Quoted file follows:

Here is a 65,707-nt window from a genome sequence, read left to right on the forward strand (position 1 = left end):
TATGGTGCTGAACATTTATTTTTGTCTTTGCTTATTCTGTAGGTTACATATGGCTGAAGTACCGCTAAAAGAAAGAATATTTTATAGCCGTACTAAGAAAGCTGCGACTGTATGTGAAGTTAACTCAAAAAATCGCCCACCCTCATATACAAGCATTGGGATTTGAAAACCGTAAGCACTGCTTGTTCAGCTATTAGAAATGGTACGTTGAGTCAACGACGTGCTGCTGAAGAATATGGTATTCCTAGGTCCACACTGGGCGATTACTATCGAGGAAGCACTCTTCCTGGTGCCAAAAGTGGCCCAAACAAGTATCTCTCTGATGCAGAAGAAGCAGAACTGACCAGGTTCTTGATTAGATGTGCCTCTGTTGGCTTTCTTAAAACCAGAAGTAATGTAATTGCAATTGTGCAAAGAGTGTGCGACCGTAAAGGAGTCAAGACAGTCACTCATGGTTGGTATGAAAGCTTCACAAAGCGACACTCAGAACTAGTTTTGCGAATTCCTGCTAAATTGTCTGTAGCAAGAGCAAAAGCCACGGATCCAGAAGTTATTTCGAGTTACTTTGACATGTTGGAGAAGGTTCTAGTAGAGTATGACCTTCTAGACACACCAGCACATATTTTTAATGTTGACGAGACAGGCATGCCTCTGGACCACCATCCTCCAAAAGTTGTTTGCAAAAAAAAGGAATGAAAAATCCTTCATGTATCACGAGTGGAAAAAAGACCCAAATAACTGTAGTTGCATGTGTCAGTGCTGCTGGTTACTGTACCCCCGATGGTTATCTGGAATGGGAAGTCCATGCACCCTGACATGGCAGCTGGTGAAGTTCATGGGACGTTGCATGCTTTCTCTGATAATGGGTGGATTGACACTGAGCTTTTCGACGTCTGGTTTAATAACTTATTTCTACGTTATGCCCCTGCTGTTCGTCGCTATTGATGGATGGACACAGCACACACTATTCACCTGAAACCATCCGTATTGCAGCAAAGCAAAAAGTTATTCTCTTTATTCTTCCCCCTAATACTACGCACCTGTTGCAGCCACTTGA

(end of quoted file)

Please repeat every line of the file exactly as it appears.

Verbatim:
Here is a 65,707-nt window from a genome sequence, read left to right on the forward strand (position 1 = left end):
TATGGTGCTGAACATTTATTTTTGTCTTTGCTTATTCTGTAGGTTACATATGGCTGAAGTACCGCTAAAAGAAAGAATATTTTATAGCCGTACTAAGAAAGCTGCGACTGTATGTGAAGTTAACTCAAAAAATCGCCCACCCTCATATACAAGCATTGGGATTTGAAAACCGTAAGCACTGCTTGTTCAGCTATTAGAAATGGTACGTTGAGTCAACGACGTGCTGCTGAAGAATATGGTATTCCTAGGTCCACACTGGGCGATTACTATCGAGGAAGCACTCTTCCTGGTGCCAAAAGTGGCCCAAACAAGTATCTCTCTGATGCAGAAGAAGCAGAACTGACCAGGTTCTTGATTAGATGTGCCTCTGTTGGCTTTCTTAAAACCAGAAGTAATGTAATTGCAATTGTGCAAAGAGTGTGCGACCGTAAAGGAGTCAAGACAGTCACTCATGGTTGGTATGAAAGCTTCACAAAGCGACACTCAGAACTAGTTTTGCGAATTCCTGCTAAATTGTCTGTAGCAAGAGCAAAAGCCACGGATCCAGAAGTTATTTCGAGTTACTTTGACATGTTGGAGAAGGTTCTAGTAGAGTATGACCTTCTAGACACACCAGCACATATTTTTAATGTTGACGAGACAGGCATGCCTCTGGACCACCATCCTCCAAAAGTTGTTTGCAAAAAAAAGGAATGAAAAATCCTTCATGTATCACGAGTGGAAAAAAGACCCAAATAACTGTAGTTGCATGTGTCAGTGCTGCTGGTTACTGTACCCCCGATGGTTATCTGGAATGGGAAGTCCATGCACCCTGACATGGCAGCTGGTGAAGTTCATGGGACGTTGCATGCTTTCTCTGATAATGGGTGGATTGACACTGAGCTTTTCGACGTCTGGTTTAATAACTTATTTCTACGTTATGCCCCTGCTGTTCGTCGCTATTGATGGATGGACACAGCACACACTATTCACCTGAAACCATCCGTATTGCAGCAAAGCAAAAAGTTATTCTCTTTATTCTTCCCCCTAATACTACGCACCTGTTGCAGCCACTTGA